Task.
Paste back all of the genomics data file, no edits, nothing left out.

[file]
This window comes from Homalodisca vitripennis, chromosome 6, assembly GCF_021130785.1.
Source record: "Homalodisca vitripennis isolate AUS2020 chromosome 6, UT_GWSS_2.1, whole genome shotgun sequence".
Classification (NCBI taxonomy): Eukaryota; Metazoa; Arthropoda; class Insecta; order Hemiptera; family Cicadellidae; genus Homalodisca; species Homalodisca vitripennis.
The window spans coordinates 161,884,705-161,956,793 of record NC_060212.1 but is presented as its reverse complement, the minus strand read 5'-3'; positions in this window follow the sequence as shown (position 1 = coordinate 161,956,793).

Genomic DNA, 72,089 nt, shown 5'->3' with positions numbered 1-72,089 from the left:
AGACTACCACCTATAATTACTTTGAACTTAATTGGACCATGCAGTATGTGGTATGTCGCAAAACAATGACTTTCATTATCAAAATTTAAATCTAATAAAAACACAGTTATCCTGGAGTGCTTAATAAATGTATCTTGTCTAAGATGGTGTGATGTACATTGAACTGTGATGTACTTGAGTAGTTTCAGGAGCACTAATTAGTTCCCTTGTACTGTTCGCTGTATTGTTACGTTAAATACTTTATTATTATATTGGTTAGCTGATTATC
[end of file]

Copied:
This window comes from Homalodisca vitripennis, chromosome 6, assembly GCF_021130785.1.
Source record: "Homalodisca vitripennis isolate AUS2020 chromosome 6, UT_GWSS_2.1, whole genome shotgun sequence".
Classification (NCBI taxonomy): Eukaryota; Metazoa; Arthropoda; class Insecta; order Hemiptera; family Cicadellidae; genus Homalodisca; species Homalodisca vitripennis.
The window spans coordinates 161,884,705-161,956,793 of record NC_060212.1 but is presented as its reverse complement, the minus strand read 5'-3'; positions in this window follow the sequence as shown (position 1 = coordinate 161,956,793).

Genomic DNA, 72,089 nt, shown 5'->3' with positions numbered 1-72,089 from the left:
AGACTACCACCTATAATTACTTTGAACTTAATTGGACCATGCAGTATGTGGTATGTCGCAAAACAATGACTTTCATTATCAAAATTTAAATCTAATAAAAACACAGTTATCCTGGAGTGCTTAATAAATGTATCTTGTCTAAGATGGTGTGATGTACATTGAACTGTGATGTACTTGAGTAGTTTCAGGAGCACTAATTAGTTCCCTTGTACTGTTCGCTGTATTGTTACGTTAAATACTTTATTATTATATTGGTTAGCTGATTATC